“It’s only natural for a Palestinian to resist Israeli occupation, ” the university student stated matter-of-factly while dining with friends in an Israeli restaurant built since the war by religious Israeli settlers to Arab Hebron. (Bassam prefers Israeli restaurants since he said they are more “sanitary” and he can also practice his elementary Hebrew.) Like many West Bankers, he vacillates on which political form he thinks the West Bank should ideally take. He seems to favor West Bank political independence under a “younger, more democratic” Palestinian leadership. Not Israel. Not Hussein. Not Arafat (of Fatah) or Habash (of the Popular Front for the Liberation of Palestine.) And not the West Bank’s present traditional, self-appointed – sometimes ratified by elections – mayors and sheiks who for the most part cooperate with Israel as they had cooperated with Hussein and his grandfather, King Abdullah. “These men handed Abdullah the West Bank on a tray of silver at the Jericho Conference in 1949. They pocketed plenty in return while the Palestinians lost what they had not already lost to the Israelis in 1948.”
Bassam was impressed by the Israelis’ knowledge of the Arabs. “We Arabs have talked so much about Israel, but we know nothing about it. ” He is considering returning to Israel next year to pursue Israeli studies at the Hebrew University in Jerusalem.
Neither Bassam who wants to learn more about Israel nor his family who would like to forget that Israel even exists will ever really like Israel. They resent being under Israeli occupation. “Hell under an Arab tyrant is better than heaven under the Jews, ” is an oft-repeated sentiment. And they consider the permits and military checks made in the name of security noisome and insulting.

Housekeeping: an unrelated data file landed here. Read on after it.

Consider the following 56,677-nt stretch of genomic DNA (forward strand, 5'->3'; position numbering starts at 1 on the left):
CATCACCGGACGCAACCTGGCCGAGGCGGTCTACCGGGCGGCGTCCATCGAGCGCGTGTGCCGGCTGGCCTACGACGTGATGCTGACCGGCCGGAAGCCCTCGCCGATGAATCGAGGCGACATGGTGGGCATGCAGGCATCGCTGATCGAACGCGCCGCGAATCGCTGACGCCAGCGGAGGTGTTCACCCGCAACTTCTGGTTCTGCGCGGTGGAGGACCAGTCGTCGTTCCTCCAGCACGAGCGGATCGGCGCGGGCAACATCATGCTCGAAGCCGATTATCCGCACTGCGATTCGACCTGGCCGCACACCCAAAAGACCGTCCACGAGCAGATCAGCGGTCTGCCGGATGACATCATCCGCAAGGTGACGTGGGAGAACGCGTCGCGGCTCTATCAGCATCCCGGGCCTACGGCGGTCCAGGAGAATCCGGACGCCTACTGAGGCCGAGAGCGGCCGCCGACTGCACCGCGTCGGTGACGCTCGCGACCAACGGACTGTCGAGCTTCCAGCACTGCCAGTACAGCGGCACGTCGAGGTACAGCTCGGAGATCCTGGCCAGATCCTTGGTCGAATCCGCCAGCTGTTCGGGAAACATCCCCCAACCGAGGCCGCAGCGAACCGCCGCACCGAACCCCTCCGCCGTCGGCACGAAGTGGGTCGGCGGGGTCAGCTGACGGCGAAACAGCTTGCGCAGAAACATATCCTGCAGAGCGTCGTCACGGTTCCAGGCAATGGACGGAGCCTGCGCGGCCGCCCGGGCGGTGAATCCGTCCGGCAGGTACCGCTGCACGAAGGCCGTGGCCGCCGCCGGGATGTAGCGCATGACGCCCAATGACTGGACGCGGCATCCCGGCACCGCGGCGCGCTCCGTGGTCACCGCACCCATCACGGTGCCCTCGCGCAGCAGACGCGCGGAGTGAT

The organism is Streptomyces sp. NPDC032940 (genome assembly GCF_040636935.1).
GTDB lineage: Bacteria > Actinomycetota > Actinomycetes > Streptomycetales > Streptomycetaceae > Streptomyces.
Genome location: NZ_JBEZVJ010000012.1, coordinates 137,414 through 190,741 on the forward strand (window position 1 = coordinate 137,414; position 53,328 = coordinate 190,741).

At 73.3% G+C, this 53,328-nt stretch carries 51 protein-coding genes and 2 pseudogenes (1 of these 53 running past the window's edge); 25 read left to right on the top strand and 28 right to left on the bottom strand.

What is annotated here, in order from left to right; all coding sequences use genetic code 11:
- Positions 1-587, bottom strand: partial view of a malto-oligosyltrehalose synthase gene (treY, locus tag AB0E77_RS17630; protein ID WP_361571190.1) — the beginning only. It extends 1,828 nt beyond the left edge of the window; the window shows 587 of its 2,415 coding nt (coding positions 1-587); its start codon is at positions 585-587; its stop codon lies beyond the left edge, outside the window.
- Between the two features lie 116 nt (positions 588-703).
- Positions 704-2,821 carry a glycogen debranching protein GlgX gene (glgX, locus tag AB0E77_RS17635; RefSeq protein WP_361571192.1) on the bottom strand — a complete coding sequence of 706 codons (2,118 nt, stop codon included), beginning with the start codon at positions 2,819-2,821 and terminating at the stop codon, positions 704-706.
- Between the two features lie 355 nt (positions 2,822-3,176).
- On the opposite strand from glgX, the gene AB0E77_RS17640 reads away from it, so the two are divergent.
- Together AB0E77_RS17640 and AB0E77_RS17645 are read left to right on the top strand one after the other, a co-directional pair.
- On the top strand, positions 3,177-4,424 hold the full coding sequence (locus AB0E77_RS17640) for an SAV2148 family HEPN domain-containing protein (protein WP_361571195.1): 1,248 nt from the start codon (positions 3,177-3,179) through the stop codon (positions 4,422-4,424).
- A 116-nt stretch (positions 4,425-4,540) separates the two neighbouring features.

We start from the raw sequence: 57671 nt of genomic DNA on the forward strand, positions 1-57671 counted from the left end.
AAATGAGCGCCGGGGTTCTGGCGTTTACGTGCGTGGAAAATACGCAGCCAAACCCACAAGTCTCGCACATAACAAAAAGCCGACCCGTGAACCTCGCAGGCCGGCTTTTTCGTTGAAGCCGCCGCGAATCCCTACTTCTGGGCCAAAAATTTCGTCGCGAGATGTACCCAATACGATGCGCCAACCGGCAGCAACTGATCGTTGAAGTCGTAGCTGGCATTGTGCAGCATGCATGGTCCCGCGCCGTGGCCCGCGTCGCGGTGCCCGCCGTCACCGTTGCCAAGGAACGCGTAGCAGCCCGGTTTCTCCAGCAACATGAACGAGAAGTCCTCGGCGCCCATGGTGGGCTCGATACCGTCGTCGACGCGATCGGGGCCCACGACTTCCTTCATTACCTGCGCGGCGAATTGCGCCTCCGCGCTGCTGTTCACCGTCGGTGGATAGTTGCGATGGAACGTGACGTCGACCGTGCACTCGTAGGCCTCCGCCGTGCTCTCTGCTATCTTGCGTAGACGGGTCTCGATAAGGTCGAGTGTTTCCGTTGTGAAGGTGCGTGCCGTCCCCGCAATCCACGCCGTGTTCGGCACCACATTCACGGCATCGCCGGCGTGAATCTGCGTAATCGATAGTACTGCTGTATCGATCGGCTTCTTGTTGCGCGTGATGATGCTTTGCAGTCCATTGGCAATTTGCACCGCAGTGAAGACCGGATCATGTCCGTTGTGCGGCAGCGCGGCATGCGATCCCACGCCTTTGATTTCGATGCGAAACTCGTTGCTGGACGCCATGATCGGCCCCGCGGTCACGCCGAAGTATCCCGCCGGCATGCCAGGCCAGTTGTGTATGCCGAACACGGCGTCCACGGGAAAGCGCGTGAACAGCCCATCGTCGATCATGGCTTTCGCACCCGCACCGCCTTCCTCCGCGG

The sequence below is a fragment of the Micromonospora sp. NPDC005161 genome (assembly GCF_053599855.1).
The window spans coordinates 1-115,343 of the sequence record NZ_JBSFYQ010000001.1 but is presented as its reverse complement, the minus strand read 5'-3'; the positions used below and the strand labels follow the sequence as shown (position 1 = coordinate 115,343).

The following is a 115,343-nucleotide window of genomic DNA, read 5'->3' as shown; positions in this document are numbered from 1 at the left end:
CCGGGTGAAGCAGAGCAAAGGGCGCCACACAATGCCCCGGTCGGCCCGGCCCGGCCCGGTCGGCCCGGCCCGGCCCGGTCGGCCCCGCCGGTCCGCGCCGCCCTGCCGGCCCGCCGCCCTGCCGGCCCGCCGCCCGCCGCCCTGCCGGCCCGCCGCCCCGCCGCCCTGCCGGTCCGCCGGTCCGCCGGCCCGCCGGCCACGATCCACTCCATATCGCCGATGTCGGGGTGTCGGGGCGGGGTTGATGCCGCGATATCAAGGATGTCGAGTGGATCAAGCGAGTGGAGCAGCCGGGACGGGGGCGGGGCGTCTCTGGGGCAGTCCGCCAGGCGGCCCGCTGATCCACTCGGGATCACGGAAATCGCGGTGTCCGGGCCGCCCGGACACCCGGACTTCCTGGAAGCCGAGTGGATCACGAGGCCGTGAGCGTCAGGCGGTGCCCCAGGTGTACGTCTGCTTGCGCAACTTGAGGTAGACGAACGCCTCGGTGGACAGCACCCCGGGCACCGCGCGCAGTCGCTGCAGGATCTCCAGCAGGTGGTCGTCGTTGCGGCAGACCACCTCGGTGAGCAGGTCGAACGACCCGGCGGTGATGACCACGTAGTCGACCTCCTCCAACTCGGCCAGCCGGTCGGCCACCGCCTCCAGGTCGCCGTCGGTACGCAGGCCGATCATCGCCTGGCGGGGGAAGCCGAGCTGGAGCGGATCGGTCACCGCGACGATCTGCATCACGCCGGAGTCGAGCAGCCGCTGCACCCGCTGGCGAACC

Bassam and his family naturally side with his aunt in Hebron who claims the Israeli authorities have arbitrarily cut off her husband’s license to go to the West Bank to collect Jordanian pension payments. And they implicitly believe their cousin from Akko, an Arab town in Israeli territory since 1948, who claims to be permanently injured by Israeli torturers.
Optimistic Israeli officials would like to think that through daily, personal contact with Israelis the Arabs’ become more open to compromise with their enemy. Insofar as this happens, Israel’s iron fist in a velvet glove treatment lays, as an official put is, “a groundwork for an eventual formal peace settlement worth more than just the paper it is written on. “
But for the Fatmi family under military occupation, Israel’s vision of peace is not so easy to adopt. Mrs. Fatmi, who like most Arabs is a gracious hostess, concluded her family luncheon chat of Israel’s liberal civilian policy. She finally blurted out what she really felt. “The Israelis can afford to be generous. After all, they are sitting in our homes, which they stole from us in 1948.”
Received in New York on April 4, 1972.
©1972 Paula Stern
Paula Stern, a free-lance writer, is an Alicia Patterson Fund award winner. This article may be published with credit to Ms. Stern and the Alicia Patterson Fund.